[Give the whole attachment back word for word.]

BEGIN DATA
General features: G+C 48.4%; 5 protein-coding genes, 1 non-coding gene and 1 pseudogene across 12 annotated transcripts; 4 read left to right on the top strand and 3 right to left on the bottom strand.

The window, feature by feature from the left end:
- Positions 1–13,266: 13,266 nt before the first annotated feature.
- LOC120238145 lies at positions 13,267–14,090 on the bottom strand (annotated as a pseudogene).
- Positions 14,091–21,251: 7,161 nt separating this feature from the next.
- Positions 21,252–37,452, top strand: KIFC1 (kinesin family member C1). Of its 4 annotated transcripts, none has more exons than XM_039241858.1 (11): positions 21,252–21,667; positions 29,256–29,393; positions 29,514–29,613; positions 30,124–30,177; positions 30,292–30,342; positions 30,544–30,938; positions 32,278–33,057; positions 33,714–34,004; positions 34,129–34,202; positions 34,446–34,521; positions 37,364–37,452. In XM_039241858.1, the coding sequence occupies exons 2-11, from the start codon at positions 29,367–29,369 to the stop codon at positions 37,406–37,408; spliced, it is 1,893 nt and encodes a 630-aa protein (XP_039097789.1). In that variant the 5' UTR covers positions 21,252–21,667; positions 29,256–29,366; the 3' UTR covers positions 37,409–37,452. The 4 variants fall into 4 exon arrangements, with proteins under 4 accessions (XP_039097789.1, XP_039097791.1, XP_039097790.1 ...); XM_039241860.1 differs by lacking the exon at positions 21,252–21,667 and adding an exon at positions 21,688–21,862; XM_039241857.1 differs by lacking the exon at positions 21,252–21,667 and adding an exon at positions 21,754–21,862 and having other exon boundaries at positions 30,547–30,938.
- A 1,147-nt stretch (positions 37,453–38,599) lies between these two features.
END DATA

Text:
General features: G+C 48.4%; 5 protein-coding genes, 1 non-coding gene and 1 pseudogene across 12 annotated transcripts; 4 read left to right on the top strand and 3 right to left on the bottom strand.

The window, feature by feature from the left end:
- Positions 1–13,266: 13,266 nt before the first annotated feature.
- LOC120238145 lies at positions 13,267–14,090 on the bottom strand (annotated as a pseudogene).
- Positions 14,091–21,251: 7,161 nt separating this feature from the next.
- Positions 21,252–37,452, top strand: KIFC1 (kinesin family member C1). Of its 4 annotated transcripts, none has more exons than XM_039241858.1 (11): positions 21,252–21,667; positions 29,256–29,393; positions 29,514–29,613; positions 30,124–30,177; positions 30,292–30,342; positions 30,544–30,938; positions 32,278–33,057; positions 33,714–34,004; positions 34,129–34,202; positions 34,446–34,521; positions 37,364–37,452. In XM_039241858.1, the coding sequence occupies exons 2-11, from the start codon at positions 29,367–29,369 to the stop codon at positions 37,406–37,408; spliced, it is 1,893 nt and encodes a 630-aa protein (XP_039097789.1). In that variant the 5' UTR covers positions 21,252–21,667; positions 29,256–29,366; the 3' UTR covers positions 37,409–37,452. The 4 variants fall into 4 exon arrangements, with proteins under 4 accessions (XP_039097789.1, XP_039097791.1, XP_039097790.1 ...); XM_039241860.1 differs by lacking the exon at positions 21,252–21,667 and adding an exon at positions 21,688–21,862; XM_039241857.1 differs by lacking the exon at positions 21,252–21,667 and adding an exon at positions 21,754–21,862 and having other exon boundaries at positions 30,547–30,938.
- A 1,147-nt stretch (positions 37,453–38,599) lies between these two features.